(Vintage Chanel Tweed Suit)
I've gotten so many inquires and emails about vintage clothing and how to tell if it is indeed vintage. I have also been asked many times what is the difference between vintage and antique? So I figured I would do some research and share with you my findings:)
If an article of clothing is 75 years or older, it's considered antique. Clothing that is categorized as vintage is usually about 25 years or older. Since vintage clothing has been so popular, most designers and modern clothes have since borrowed ideas and trends from the past making it very difficult for a normal person to identify it's history and age. I find it interesting that the word vintage is thrown around so much these days without people truly knowing the age of the item. (I'm guilty of this as well.)
Here are some tips on how to determine a garment's vintage status:
1. Size. According to my research, sizing has changed dramatically over the years. Numerical sizing is much different than modern sizing. For example, a size 12 in the 1950's, a size 8 in the 1970's and a size 4 in 2010 may all have similar proportions. Can we say vanity sizing? No wonder why most 00's or 0's aren't TTS.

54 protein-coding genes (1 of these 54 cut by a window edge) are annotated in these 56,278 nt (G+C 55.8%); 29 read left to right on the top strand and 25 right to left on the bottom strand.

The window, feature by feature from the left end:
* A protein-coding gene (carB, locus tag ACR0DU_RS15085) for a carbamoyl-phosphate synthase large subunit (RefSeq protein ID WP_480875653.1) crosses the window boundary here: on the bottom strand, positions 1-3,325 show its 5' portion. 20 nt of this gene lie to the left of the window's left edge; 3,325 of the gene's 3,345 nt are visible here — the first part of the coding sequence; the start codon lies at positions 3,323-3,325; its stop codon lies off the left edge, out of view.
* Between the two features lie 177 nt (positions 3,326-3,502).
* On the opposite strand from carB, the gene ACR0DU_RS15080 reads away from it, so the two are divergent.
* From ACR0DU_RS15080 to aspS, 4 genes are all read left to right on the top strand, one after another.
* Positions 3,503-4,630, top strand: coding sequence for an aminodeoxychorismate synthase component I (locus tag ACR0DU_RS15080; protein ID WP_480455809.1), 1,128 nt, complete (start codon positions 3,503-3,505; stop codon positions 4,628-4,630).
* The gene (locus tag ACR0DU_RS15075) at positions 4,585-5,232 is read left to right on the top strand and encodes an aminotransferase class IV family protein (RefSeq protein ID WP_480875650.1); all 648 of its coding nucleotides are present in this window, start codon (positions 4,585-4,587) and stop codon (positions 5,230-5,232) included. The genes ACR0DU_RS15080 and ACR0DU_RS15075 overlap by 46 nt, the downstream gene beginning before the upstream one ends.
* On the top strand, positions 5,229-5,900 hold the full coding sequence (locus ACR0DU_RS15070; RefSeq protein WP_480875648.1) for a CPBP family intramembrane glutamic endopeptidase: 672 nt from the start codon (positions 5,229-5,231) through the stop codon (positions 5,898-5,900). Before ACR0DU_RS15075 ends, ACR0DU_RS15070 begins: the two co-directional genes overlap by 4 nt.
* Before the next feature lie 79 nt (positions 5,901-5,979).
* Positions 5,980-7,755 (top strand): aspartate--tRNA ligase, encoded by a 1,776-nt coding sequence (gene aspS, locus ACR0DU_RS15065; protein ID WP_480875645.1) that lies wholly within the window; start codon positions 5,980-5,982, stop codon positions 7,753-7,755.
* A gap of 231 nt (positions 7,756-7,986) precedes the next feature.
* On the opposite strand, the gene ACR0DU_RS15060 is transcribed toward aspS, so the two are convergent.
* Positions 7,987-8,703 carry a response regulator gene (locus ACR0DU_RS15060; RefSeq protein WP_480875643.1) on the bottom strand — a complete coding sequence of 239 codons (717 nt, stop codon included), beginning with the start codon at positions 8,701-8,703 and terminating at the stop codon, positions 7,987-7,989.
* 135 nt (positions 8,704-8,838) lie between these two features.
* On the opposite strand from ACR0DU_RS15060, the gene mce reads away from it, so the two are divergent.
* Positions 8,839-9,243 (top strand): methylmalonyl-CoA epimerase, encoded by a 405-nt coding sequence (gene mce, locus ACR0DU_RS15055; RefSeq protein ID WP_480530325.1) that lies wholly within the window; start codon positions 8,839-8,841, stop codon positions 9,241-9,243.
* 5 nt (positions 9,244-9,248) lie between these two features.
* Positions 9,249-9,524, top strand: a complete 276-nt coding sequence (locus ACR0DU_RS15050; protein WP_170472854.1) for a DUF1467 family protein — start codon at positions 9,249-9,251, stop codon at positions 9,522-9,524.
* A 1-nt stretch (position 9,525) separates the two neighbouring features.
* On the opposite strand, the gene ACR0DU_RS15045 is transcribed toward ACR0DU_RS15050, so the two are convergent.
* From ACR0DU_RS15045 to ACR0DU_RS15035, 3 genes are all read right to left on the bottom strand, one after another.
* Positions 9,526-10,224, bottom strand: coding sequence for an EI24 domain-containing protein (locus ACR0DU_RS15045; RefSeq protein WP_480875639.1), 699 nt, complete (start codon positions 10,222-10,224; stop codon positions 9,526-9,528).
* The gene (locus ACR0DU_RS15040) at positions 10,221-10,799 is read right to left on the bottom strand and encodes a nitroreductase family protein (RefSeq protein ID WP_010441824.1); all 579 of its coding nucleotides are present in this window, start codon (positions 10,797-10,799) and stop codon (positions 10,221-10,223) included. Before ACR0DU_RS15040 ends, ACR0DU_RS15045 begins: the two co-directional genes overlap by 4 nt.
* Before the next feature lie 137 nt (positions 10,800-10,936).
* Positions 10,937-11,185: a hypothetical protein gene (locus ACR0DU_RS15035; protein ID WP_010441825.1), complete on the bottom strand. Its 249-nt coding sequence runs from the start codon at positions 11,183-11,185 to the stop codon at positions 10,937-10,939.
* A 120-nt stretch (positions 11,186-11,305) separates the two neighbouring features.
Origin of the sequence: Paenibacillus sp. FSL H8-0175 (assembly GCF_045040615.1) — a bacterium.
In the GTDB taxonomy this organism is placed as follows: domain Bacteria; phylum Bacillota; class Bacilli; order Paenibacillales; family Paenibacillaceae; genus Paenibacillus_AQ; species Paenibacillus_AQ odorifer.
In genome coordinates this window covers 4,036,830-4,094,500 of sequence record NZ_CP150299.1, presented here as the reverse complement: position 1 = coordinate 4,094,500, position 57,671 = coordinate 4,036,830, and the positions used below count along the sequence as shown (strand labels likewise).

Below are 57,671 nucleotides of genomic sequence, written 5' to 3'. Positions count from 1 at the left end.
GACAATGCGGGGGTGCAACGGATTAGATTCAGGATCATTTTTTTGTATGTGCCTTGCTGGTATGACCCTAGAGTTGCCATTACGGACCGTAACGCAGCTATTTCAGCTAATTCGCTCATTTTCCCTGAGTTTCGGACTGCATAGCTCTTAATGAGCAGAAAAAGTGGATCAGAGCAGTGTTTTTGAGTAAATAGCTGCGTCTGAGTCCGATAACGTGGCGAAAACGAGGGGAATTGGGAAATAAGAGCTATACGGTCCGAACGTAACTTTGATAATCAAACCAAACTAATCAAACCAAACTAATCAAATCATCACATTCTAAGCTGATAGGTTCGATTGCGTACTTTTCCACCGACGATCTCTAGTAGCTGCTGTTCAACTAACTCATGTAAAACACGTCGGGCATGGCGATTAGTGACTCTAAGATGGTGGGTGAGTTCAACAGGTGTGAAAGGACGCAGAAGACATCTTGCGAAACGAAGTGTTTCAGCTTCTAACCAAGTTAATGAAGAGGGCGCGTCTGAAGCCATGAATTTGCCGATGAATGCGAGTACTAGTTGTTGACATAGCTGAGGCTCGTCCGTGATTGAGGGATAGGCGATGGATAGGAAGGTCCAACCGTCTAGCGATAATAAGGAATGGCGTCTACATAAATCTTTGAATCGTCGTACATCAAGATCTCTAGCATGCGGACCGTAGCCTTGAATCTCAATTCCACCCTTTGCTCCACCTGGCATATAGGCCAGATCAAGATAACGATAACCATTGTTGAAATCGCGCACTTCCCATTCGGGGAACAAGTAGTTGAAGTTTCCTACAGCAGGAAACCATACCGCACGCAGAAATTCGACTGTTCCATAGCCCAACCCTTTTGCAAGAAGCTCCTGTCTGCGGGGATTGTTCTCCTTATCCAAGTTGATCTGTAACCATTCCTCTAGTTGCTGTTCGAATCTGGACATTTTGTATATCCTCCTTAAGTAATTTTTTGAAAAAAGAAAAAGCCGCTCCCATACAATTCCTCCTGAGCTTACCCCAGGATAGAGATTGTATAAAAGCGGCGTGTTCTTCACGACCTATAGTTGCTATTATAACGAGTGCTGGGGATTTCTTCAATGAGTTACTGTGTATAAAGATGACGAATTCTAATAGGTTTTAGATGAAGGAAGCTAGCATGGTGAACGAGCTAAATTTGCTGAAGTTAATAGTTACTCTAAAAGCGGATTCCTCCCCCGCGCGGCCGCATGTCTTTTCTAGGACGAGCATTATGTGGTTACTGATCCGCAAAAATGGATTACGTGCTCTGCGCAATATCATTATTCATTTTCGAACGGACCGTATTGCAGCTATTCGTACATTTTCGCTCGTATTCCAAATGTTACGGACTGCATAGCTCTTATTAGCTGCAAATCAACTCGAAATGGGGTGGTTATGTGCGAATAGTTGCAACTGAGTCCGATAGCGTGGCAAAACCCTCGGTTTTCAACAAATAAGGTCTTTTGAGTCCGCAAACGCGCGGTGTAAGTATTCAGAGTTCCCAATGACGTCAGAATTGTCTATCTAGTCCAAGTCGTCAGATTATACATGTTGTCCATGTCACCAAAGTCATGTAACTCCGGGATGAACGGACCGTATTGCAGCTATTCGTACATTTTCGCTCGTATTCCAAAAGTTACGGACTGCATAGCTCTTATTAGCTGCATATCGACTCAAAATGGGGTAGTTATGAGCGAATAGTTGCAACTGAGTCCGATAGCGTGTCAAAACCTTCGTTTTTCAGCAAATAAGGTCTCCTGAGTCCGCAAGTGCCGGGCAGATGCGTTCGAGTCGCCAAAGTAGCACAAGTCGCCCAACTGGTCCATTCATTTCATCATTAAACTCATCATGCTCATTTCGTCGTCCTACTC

2. Care Labels. Look closely and carefully for care labels. Makes sure to turn the garment inside out and look in all areas for labels. If the care label is not present doesn't mean that it's automatically vintage because it could have been removed by the previous owner. If you see care symbols, the garment may date back to 1971 or later.
3. Cut. Throughout the decades, hemlines and sleeves have changed dramatically. It wasn't until about the 1960's that hemlines rised above the knee. Between the 1950s and 1970's, armholes were very small and narrow (I wish this were the case today). Dresses in the 1940's and 1950's, the waist measurements were significantly smaller than the hip and bust area.
4. Zipper. Closely examine the zipper placement on the garment. Zipper locations have changed throughout the decades (as many other things). A zipper starting under the sleeve and ending at the waist or the hem indicates the dress was made anywhere from the 1930's to the 1960's. A zipper in the center of the back of the dress indicates the garment dates to the late 1950's or later. Interesting fact: before the late 1930's, women's dresses were fastened with buttons, ties or clasps. How cool is that?
I am sure there are many other tips but these are the main ones I found while doing my research online. If you received the item as a hand-me down or passed down from generation to generation, be sure to ask when the garment was worn or purchased. Look in family photos to see if you can determine the decade or origin. I hope you found this somewhat useful!
Readers- do you have any vintage or antique garments?